The Childhood of Hidetaka Miyazaki
GAMES

The Childhood of Hidetaka Miyazaki

1974- 1987

Hidetaka Miyazaki grew up in a home that prohibits playing video games. What appeared to be a handicap for the future game director actually helped in getting him a strong foundation in RPG design and mechanics through the substitutes that he found.

Instead of playing video games, Miyazaki consumed the media format that is most available to him and most conducive to the growth of his imagination and creativity - the printed text.

No Video Games Allowed

Video games are popular in Japan, and it is a typical hobby for Japanese kids to play them, especially with hand-held game consoles made by Nintendo. Miyazaki didn't have that privilege, though, as video games were not allowed in his home.

Miyazaki: While growing up, I was not allowed at home to play video games. Only when I reached the University. This is one of the reasons why I find it difficult to share what video games I played a lot as a kid. However, I was able to play board games, and one of my favorites is Sorcery. I would open revisit and play that game. Though it is not a video game, it is definitely one of the games that impacted me.

Miyazaki Turns to Books and Board Games

As a young kid growing in Japan, it is expected that Miyazaki will get exposed and will become very familiar with Japan's own version of comic books, the Manga.

However, not only did he become familiar with mangas, but he also discovered western adventure-style books, resources that gave him the RPG exposure that he would have missed in not being able to play video games.

In addition, and something he will affirm multiple times in the future, reading books and playing the text-based RPG board games contributed to his unique sense of creativity and imagination. He would then try to replicate this experience and have his future players undergo the same discovery and adventure he had while playing the text-based games.

Miyazaki: I'm a big fan of stories that make you use some bits of imagination to understand the whole thing fully.

When I was a kid, I truly enjoyed reading books that were a little advanced for me, where I could only understand half the Kanji and had to use my imagination to fill in the gaps. My goal is to bring that kind of experience to video games, where you use your imagination to complete the missing parts.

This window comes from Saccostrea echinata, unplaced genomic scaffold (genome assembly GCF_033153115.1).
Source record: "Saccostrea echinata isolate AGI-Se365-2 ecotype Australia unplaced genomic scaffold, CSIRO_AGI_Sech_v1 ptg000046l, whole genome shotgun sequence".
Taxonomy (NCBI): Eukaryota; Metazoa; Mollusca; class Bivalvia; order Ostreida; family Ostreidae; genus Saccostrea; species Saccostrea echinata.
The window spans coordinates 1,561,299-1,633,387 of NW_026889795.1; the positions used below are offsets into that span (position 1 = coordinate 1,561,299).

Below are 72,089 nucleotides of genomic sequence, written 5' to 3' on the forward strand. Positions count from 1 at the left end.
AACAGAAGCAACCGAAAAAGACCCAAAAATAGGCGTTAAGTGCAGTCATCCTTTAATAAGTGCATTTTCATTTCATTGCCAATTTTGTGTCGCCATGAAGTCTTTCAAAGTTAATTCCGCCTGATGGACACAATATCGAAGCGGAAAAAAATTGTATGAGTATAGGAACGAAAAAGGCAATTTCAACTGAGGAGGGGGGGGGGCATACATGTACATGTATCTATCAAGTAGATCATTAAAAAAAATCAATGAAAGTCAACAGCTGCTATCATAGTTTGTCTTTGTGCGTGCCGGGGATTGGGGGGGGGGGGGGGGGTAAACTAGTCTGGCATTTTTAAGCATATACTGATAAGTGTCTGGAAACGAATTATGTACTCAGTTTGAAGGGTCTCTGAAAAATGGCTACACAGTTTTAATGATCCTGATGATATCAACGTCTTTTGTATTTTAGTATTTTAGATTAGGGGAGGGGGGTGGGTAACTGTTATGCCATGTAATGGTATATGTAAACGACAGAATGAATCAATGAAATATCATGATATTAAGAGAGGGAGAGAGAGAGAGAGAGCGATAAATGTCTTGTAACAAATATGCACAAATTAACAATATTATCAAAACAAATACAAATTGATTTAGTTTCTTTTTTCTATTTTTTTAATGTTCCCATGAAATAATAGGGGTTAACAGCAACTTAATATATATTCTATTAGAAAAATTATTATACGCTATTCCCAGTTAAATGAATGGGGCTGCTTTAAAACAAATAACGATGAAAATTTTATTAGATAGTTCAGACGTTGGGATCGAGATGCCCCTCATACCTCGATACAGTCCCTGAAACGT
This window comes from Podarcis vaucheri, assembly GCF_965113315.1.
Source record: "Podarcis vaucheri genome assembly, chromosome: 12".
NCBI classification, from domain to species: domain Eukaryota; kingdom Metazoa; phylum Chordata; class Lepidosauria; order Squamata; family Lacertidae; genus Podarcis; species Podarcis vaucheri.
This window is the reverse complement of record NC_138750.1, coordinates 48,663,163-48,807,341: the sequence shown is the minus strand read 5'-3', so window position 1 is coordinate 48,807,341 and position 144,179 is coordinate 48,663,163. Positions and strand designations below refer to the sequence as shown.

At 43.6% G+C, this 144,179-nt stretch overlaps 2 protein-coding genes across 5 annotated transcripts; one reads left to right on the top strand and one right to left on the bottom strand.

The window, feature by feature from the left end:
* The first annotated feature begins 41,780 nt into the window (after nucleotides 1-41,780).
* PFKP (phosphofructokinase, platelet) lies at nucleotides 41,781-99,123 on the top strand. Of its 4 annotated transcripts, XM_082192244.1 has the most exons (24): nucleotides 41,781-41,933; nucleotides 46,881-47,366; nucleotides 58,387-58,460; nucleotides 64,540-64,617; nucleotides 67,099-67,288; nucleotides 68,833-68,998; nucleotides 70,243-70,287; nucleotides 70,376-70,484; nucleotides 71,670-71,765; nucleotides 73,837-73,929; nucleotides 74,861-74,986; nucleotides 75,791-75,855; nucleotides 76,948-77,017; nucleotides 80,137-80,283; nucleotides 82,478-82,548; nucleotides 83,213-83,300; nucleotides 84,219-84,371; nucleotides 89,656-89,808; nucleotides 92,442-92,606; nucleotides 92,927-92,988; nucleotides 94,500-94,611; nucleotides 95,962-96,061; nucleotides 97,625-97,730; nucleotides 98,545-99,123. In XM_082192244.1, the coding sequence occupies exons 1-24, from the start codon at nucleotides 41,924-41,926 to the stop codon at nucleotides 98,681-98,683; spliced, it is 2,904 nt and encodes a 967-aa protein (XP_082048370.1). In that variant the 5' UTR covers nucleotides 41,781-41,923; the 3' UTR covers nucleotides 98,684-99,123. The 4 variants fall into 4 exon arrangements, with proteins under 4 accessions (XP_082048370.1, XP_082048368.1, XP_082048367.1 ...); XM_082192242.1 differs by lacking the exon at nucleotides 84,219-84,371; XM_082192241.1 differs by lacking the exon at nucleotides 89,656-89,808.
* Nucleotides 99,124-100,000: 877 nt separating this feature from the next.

Knowll Insight: This is the main reason why all of the games directed by Miyazaki follow the principle of environmental storytelling. It was something he experienced in his childhood, and he treasures this experience. Hence, the video game restriction he went through in his early youth actually contributed something very unique and specific to him as a game creator.

Miyazaki: I want to leave the discovery and interpretation of the world's lore and stories to the players. This is the main reason why I focus on environmental and subtle storytelling. Instead of the game automatically telling the story, the players will get more value from it if they themselves discover hints of the plot from items and people they encounter in the world.

Of course, we might get criticized that the players are not given enough explanations, but I will gladly accept that if so. The fun of imagining things for yourself is one of the core tenets I follow. I want to share the joy of exploring a really dark and mysterious place and then attempting to shed light upon it.

Miyazaki and His Lifelong Love for Reading

Like all the people who discovered something precious in their childhood, Miyazaki keeps his love for reading until today. In various interviews, he always refers to the printed text as the most potent catalyst to creativity and imagination.

Miyazaki: Many of the ideas and themes expressed in our games have their origins in the text, things that came to life in our imagination while reading, the interpretations within our minds.

My pool of inspiration derives from various sources, but if I have to choose one, in particular, I would say books, especially text-based books. I have shared this before, but my biggest pastime is to imagine and fantasize while reading text-based books. It is one of my inspirational sources for game development

Knowll Insight: Until now, Miyazaki prefers reading books for inspiration, over any other sources. If you wonder what you will see if you check the shelves in his office, you will find...

Miyazaki: First, you would see the manga shelf, containing Devilman and Berserk at the top. The adjacent bookshelf is filled with tabletop role-playing game rulebooks, with RuneQuest in front, together with the board game Dragon Pass. Another shelf is filled with novels, classics of fantasy and science fiction, highlighting George R. R. Martin's A Song of Ice and Fire and Fevre Dream.

There would be a small library of gamebooks on an adjacent shelf. Foremost of them will be Sorcery! and the guides for Titan and Out of the Pit. Finally, you would find art and reference books, including works by Umberto Eco and McNeil, and Colin Wilson's The Occult.

The Restriction Gets Removed

The restriction on playing video games will not last long, though. Miyazaki will soon be able to do what he yearns and play video games upon entering the University.